The Kansas City Star couldn’t pat itself on the back enough…
The year was 2003 and editorial page editor Miriam Pepper was ecstatic about the prospects of the newspaper building a new $200 million press facility in the heart of downtown.
“I’m ready to cheer, sling dirt, or dig with my hands,” Pepper panted.
“By building in a brownfield, an older urban neighborhood just south of the downtown loop, the paper is walking its talk,” she continued. “It’s not the easiest or least expensive way to go, even with a $12.8 million tax break. Many newspapers today head to suburban greenfields because they are cheaper to buy and build on.”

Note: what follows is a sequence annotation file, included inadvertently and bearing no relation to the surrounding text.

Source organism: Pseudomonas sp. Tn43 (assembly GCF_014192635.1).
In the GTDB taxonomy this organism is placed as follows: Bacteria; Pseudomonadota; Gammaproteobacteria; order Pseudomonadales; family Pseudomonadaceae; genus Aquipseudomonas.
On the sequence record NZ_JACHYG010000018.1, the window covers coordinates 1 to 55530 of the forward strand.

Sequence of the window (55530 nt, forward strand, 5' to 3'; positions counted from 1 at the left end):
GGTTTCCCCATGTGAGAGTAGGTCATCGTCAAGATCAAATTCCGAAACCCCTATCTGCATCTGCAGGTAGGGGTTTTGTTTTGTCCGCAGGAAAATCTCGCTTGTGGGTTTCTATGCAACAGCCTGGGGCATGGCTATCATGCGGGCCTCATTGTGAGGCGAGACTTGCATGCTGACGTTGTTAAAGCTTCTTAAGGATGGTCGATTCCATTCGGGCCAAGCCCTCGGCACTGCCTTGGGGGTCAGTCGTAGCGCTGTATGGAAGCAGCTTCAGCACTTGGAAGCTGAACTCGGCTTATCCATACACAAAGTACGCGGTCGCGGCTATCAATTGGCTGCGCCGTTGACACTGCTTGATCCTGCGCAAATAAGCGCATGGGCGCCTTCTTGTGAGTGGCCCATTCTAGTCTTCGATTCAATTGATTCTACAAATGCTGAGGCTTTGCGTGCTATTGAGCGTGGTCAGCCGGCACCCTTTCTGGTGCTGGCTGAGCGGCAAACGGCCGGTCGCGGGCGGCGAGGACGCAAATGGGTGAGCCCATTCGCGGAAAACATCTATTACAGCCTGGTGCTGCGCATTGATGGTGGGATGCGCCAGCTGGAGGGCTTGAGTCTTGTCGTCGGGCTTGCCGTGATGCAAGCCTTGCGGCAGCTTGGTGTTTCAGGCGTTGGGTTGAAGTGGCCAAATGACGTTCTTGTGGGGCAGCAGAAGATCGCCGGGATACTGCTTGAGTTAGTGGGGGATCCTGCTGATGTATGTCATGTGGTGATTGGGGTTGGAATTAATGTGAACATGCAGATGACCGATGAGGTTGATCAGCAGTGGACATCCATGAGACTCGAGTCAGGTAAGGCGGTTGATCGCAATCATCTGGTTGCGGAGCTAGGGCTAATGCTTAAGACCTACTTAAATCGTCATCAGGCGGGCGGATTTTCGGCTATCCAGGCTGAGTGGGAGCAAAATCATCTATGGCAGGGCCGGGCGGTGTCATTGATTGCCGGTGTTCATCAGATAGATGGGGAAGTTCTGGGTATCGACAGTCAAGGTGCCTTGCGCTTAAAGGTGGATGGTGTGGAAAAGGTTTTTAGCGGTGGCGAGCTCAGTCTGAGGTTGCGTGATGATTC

Indeed the Star could have asked for far greater tax breaks, but chose not to.
Something about wanting to set an example for other developers by not being greedy and doing the right thing for Kansas City.
That was then.
The latest: After threatening to move its press facility out of KC if it was not granted an extension of it’s tax breaks from 10 to 25 years, the Kansas City Council blinked and granted the newspaper another 15 years, depriving the city of millions of dollars in funding for schools, libraries and other uses.
That despite an advisory board recommendation that the council reject the Star’s request.
Board member Michael Duffy said the tax break was “not intended to be a bailout provision for a troubled business, which is what we heard today.”
Star publisher Mi-Ai Parish followed that admonition with a not-so-veiled threat to move the press out of KCMO if the newspaper didn’t get its tax break.
“We would like to stay,” Parish whined. “(But) the economics have to be there.”
Seriously? Continue reading